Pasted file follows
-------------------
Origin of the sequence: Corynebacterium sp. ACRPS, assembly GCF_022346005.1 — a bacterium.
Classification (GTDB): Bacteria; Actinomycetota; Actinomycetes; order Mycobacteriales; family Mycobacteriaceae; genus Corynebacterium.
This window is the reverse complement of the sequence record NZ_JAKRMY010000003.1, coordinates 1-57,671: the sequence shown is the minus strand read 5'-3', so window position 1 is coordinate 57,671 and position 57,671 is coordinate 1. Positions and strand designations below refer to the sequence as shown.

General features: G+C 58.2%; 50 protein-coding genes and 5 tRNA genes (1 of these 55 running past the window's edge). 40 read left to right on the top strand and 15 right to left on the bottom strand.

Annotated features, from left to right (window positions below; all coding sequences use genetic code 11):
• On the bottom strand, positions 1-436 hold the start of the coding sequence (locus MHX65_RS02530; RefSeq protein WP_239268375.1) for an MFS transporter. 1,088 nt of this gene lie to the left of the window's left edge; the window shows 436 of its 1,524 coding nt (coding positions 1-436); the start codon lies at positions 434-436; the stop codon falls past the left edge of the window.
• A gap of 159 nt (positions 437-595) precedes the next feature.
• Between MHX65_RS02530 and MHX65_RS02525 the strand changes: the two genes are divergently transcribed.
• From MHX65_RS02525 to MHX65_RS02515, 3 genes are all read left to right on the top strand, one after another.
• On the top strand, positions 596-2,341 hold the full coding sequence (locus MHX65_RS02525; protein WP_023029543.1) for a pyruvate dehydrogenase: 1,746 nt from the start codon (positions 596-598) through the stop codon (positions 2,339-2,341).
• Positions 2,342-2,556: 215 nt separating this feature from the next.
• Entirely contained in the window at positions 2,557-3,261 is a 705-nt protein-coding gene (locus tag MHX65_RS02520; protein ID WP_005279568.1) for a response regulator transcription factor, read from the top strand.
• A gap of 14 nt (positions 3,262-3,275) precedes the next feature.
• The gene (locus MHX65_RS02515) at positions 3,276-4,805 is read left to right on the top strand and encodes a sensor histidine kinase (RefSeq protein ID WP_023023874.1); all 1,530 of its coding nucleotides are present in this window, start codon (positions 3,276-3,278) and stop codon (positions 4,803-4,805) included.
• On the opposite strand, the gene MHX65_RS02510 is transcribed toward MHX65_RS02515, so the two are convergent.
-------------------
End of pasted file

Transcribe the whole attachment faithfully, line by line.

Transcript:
Origin of the sequence: Corynebacterium sp. ACRPS, assembly GCF_022346005.1 — a bacterium.
Classification (GTDB): Bacteria; Actinomycetota; Actinomycetes; order Mycobacteriales; family Mycobacteriaceae; genus Corynebacterium.
This window is the reverse complement of the sequence record NZ_JAKRMY010000003.1, coordinates 1-57,671: the sequence shown is the minus strand read 5'-3', so window position 1 is coordinate 57,671 and position 57,671 is coordinate 1. Positions and strand designations below refer to the sequence as shown.

General features: G+C 58.2%; 50 protein-coding genes and 5 tRNA genes (1 of these 55 running past the window's edge). 40 read left to right on the top strand and 15 right to left on the bottom strand.

Annotated features, from left to right (window positions below; all coding sequences use genetic code 11):
• On the bottom strand, positions 1-436 hold the start of the coding sequence (locus MHX65_RS02530; RefSeq protein WP_239268375.1) for an MFS transporter. 1,088 nt of this gene lie to the left of the window's left edge; the window shows 436 of its 1,524 coding nt (coding positions 1-436); the start codon lies at positions 434-436; the stop codon falls past the left edge of the window.
• A gap of 159 nt (positions 437-595) precedes the next feature.
• Between MHX65_RS02530 and MHX65_RS02525 the strand changes: the two genes are divergently transcribed.
• From MHX65_RS02525 to MHX65_RS02515, 3 genes are all read left to right on the top strand, one after another.
• On the top strand, positions 596-2,341 hold the full coding sequence (locus MHX65_RS02525; protein WP_023029543.1) for a pyruvate dehydrogenase: 1,746 nt from the start codon (positions 596-598) through the stop codon (positions 2,339-2,341).
• Positions 2,342-2,556: 215 nt separating this feature from the next.
• Entirely contained in the window at positions 2,557-3,261 is a 705-nt protein-coding gene (locus tag MHX65_RS02520; protein ID WP_005279568.1) for a response regulator transcription factor, read from the top strand.
• A gap of 14 nt (positions 3,262-3,275) precedes the next feature.
• The gene (locus MHX65_RS02515) at positions 3,276-4,805 is read left to right on the top strand and encodes a sensor histidine kinase (RefSeq protein ID WP_023023874.1); all 1,530 of its coding nucleotides are present in this window, start codon (positions 3,276-3,278) and stop codon (positions 4,803-4,805) included.
• On the opposite strand, the gene MHX65_RS02510 is transcribed toward MHX65_RS02515, so the two are convergent.